In the present situation in India, the implemen-tation of the policy is difficult because of the lack of systematic rules in the States. However, the Right to Property—”No person shall be deprived of his property save by authority of law”—is enshrined in Article 300A, inserted by the 44th Amendment to the Constitution. The Constitution of India, as initially adopted, protected the Right to Property in a number of ways. The 44th Amendment of 1978 robbed the right to property of its fundamental right (character of rights), and adorned it with the status of constitutional/legal right. Articles 19(1)(f) and 31 were deleted from Part III Fundamental Rights and only a fraction, in the form of Article 300 A, which corresponds to Article 31(1) alone, has been inserted in Part XII under a separate Chapter V, the ‘Right to Property’. The rule is to be enforced to control black money-related property transaction.
The final effect of the system is to reduce the land value and with it, the actual selling price. On the implementation of this policy, individuals can participate in transactions only with their legitimate wealth. In the third stage, people have no chance to participate in the open auction system if they are unable to produce the documents in proof of the source of their money. Black money thus partially or completely goes away from the land auction system. The land value will then be as determined by the government.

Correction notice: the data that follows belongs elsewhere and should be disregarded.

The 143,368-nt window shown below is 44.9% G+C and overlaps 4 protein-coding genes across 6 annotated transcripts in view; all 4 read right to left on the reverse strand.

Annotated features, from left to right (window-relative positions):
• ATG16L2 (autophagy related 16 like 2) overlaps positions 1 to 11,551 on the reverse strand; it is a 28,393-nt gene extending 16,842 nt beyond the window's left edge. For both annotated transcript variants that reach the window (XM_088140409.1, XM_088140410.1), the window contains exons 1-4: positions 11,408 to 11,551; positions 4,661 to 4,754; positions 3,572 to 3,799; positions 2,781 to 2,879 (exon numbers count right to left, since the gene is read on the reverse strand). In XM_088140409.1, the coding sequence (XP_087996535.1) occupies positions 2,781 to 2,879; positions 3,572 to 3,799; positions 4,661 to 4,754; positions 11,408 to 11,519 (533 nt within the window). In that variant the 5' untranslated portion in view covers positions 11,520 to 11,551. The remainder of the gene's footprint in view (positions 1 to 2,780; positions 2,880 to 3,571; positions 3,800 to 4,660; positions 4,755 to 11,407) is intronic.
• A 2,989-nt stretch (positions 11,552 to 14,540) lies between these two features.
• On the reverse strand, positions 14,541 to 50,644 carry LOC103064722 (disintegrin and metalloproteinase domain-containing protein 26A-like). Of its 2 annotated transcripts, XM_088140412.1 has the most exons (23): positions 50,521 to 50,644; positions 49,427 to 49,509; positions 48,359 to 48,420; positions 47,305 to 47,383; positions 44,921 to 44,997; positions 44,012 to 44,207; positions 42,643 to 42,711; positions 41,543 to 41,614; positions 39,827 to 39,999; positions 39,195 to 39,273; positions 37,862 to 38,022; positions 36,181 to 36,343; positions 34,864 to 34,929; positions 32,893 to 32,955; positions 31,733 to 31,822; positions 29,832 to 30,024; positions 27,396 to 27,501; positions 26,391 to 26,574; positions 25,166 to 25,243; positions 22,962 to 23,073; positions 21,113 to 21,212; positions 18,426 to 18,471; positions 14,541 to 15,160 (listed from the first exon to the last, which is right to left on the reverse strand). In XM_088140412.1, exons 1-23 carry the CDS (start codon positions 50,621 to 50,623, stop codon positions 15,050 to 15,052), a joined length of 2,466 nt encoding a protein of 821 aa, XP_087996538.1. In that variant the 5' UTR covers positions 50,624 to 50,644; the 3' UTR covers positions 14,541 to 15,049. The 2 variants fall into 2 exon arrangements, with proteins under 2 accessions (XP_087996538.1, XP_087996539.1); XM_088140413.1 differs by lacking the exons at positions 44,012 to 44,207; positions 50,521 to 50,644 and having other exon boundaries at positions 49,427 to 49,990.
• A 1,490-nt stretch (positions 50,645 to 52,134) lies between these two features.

Jagannathan, 2015, ‘Why Jaitley’s threats won’t work: All black money is in stock markets and real estate, too risky to touch’, www.firstpost.com,Business News, October 5, 2015.
Lalithambika, R. and Santhoshkumar, R., 2015, ‘A New Approach to control the fake notes, Black money and increase the Revenue of State Governments in India’, Journal of Indian Development Review 13 (1&2): 121-123.
Santhoshkumar, R. is the Head of Department, Post-Graduate Studies and Research Centre of Botany, Mahatma Gandhi College, Thiruvananthapuram. He can be contacted at e-mail: santhoshkumar30576 @gmail.com. Lalithambika, R. is an Assistant Professor, Post-Graduate Department of Economics, Mahatma Gandhi College, Thiruvananthapuram. She can be contacted at e-mail: email@example.com